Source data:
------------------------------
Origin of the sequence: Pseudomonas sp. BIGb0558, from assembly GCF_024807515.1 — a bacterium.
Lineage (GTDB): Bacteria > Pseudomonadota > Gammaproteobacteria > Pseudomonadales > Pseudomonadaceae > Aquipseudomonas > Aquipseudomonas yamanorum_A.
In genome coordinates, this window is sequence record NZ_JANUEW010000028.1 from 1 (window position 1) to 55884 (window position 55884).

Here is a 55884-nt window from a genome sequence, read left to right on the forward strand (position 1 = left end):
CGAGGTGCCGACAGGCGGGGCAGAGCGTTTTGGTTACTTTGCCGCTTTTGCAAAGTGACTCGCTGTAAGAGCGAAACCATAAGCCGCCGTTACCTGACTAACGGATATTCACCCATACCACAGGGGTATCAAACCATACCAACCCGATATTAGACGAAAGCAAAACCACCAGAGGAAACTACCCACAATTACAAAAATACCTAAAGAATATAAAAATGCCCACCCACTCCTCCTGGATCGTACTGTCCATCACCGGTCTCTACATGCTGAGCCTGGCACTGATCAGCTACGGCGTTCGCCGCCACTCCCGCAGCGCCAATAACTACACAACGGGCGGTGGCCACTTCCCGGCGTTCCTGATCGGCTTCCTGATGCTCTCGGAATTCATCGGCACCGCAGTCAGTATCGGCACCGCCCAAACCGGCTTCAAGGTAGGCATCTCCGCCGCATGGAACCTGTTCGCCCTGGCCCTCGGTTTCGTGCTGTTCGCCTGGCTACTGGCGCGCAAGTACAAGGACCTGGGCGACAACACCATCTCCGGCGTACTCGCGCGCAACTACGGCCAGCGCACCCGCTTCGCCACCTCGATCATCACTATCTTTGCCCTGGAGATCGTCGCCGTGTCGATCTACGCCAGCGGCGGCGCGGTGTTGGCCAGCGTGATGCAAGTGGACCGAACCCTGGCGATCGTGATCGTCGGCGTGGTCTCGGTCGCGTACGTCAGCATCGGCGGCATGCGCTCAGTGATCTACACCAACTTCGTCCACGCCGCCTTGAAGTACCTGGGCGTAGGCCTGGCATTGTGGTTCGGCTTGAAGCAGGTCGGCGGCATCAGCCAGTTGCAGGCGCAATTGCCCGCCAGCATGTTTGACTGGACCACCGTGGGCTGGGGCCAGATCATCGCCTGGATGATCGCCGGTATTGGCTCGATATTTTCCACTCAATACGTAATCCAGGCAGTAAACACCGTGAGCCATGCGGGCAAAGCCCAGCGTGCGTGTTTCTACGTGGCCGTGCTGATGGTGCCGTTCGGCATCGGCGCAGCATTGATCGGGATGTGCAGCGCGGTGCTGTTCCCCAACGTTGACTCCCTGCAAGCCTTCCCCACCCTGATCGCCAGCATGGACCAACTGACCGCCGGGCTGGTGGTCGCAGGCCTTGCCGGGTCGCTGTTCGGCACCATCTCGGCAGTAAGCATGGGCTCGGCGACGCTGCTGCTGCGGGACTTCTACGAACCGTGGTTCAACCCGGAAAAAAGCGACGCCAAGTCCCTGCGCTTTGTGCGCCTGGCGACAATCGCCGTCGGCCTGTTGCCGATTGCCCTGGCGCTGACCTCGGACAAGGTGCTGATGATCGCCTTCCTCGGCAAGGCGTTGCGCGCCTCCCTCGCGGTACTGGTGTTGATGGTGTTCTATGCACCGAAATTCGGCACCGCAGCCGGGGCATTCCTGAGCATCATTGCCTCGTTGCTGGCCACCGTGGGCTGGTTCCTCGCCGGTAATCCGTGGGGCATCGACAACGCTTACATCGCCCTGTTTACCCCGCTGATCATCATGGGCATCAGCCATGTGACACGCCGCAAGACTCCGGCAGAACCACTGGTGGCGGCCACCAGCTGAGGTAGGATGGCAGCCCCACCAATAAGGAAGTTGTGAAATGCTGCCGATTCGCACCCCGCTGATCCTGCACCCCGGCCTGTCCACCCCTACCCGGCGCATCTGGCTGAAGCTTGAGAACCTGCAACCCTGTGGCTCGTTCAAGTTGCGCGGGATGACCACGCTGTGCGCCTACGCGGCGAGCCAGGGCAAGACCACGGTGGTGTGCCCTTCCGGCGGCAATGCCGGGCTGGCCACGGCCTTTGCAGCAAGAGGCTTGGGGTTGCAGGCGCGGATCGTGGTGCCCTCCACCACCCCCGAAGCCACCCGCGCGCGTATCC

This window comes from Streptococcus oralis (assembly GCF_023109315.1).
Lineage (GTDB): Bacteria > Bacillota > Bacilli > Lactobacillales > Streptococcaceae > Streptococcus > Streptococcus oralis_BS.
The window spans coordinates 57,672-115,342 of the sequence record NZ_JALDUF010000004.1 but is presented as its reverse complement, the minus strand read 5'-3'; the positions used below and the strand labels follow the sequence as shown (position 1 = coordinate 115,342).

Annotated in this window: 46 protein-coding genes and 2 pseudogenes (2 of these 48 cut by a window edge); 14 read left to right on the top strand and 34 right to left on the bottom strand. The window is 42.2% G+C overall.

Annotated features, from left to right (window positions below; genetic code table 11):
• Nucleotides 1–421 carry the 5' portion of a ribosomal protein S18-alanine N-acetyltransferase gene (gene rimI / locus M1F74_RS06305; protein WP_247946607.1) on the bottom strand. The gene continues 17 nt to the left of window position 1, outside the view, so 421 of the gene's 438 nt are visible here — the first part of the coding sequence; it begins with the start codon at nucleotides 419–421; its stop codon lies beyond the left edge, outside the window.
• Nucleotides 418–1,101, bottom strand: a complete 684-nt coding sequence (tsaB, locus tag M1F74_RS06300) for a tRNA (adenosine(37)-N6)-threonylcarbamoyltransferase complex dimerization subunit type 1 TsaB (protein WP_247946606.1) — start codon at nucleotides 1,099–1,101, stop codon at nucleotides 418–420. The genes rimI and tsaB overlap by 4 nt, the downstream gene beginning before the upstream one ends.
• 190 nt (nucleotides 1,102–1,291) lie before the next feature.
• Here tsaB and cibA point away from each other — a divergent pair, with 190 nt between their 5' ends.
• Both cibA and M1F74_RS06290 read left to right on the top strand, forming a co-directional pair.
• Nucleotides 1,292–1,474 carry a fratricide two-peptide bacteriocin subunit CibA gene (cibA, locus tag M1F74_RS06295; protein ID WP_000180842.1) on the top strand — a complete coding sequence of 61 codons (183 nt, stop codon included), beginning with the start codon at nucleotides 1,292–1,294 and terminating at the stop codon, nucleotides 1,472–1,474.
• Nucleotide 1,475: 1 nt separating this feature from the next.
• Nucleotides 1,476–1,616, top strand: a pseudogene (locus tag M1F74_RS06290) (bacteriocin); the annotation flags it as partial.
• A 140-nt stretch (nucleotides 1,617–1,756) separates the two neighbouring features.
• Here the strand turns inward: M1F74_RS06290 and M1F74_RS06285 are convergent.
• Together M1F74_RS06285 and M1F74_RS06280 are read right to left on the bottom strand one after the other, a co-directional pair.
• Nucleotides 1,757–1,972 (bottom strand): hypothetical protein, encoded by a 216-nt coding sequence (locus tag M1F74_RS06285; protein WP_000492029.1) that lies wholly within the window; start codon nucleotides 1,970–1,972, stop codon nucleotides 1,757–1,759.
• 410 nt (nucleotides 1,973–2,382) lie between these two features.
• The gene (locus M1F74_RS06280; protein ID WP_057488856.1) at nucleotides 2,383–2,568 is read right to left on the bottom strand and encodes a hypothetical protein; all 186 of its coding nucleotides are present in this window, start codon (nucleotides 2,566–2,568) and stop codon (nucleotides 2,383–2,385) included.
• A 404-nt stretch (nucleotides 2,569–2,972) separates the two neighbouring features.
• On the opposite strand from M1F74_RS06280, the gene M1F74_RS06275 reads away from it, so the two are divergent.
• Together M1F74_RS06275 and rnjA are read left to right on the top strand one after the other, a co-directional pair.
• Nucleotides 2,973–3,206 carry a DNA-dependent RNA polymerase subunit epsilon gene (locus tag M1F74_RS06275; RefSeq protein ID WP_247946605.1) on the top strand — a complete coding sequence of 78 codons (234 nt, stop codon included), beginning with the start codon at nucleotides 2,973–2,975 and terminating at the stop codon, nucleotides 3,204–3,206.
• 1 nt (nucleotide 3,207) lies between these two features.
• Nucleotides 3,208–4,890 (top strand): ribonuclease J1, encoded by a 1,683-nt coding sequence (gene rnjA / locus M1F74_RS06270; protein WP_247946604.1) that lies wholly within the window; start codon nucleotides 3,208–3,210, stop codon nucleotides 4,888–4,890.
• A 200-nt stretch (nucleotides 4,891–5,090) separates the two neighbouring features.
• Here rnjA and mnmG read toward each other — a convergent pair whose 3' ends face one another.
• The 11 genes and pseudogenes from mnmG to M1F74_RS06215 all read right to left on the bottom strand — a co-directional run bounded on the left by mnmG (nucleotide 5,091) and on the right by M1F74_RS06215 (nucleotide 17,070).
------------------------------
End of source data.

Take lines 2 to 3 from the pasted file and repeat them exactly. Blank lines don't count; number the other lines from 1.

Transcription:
Lineage (GTDB): Bacteria > Pseudomonadota > Gammaproteobacteria > Pseudomonadales > Pseudomonadaceae > Aquipseudomonas > Aquipseudomonas yamanorum_A.
In genome coordinates, this window is sequence record NZ_JANUEW010000028.1 from 1 (window position 1) to 55884 (window position 55884).